3. Allow users to recover their needed data.
  4. Delete the clone from Storage.

This approach does not destroy any on-disk data or impact replication.

TrueNAS asks for confirmation before rolling back to the chosen snapshot state. Select the radio button for how you want the rollback to operate.


Click Confirm to activate the Rollback button.

Deleting with Batch Operations


To delete multiple snapshots, select the left column box for each snapshot to include. Click the Delete button that displays.

To search through the snapshots list by name, type a matching criteria into the Filter Snapshots text field. The list now displays only the snapshot names that match the filter text.

Browsing a Snapshot Collection

Browsing a snapshot collection is an advanced capability that requires ZFS and command-line experience.

All dataset snapshots are accessible as an ordinary hierarchical file system, accessed from a hidden .zfs located at the root of every dataset.

A snapshot and any files it contains are not accessible or searchable if the snapshot mount path is longer than 88 characters. The data within the snapshot is safe but to make the snapshot accessible again shorten the mount path.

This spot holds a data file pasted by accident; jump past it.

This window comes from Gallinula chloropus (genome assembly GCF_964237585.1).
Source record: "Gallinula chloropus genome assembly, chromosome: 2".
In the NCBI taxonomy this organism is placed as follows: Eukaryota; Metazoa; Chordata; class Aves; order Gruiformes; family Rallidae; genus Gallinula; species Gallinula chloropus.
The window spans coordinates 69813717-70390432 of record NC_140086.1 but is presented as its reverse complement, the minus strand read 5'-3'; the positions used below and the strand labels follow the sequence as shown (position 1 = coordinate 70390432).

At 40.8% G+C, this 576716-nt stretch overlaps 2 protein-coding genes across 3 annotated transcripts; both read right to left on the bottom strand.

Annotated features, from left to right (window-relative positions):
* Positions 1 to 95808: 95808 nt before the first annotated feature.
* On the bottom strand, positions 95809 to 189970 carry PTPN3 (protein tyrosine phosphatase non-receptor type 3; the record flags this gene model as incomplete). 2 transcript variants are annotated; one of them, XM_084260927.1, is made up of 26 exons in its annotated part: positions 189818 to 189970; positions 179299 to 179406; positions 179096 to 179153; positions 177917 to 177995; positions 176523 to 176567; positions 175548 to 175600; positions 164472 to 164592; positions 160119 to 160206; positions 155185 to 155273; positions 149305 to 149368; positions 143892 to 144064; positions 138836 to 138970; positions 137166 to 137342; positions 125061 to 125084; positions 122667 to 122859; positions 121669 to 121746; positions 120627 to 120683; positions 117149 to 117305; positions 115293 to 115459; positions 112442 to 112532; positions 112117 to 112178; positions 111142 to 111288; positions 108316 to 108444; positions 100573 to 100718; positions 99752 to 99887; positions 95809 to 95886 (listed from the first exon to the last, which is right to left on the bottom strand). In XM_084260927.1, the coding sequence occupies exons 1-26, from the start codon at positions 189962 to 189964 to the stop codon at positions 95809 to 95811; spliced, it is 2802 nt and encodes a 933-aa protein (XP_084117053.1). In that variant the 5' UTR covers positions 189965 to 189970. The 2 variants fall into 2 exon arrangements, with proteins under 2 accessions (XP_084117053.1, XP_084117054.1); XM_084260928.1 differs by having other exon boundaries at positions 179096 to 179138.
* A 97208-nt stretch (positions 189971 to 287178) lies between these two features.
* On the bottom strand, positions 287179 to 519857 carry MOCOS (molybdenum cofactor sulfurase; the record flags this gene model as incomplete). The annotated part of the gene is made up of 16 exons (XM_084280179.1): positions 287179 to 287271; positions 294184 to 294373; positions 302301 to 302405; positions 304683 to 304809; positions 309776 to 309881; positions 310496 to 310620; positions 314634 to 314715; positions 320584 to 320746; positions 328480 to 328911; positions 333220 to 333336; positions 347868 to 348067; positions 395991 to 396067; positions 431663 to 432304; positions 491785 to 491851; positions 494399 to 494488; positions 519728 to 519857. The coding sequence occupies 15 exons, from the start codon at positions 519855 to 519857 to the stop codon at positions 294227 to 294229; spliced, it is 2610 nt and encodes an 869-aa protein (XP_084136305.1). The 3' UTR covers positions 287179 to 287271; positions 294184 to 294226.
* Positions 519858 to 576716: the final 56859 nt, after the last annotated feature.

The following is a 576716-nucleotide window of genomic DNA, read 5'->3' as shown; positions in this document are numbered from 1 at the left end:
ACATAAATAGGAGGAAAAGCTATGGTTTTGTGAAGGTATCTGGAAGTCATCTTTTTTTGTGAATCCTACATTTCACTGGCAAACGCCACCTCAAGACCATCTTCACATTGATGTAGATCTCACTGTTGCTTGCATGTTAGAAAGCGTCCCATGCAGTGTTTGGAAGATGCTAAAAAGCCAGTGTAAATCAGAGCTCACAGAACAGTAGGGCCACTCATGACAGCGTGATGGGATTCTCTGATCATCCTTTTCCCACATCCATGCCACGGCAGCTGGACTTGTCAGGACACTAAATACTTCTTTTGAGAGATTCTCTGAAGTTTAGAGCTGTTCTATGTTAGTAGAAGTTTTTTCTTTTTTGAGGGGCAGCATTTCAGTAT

A user with permission to access the hidden file can view and explore all snapshots for a dataset from the Shell or the Shares screen using services like SMB, NFS, and SFTP.

In summary, the main required changes to settings are:

  • In dataset properties, change the ZFS properties to enable snapshot visibility.
  • In the Samba auxiliary settings, change the veto files command to not hide the .zfs, and add the setting zfsacl:expose_snapdir=true.

The effect is that any user who can access the dataset contents can view the list of snapshots by going to the dataset .zfs directory. Users can browse and search any files they have permission to access throughout the entire dataset snapshot collection.

When creating a snapshot, permissions or ACLs set on files within that snapshot might limit access to the files.

Snapshots are read-only, so users do not have permission to modify a snapshot or its files, even if they had write permissions when creating the snapshot.

The zfs diff ZFS command, which can run in the Shell, lists all changed files between any two snapshot versions within a dataset, or between any snapshot and the current data.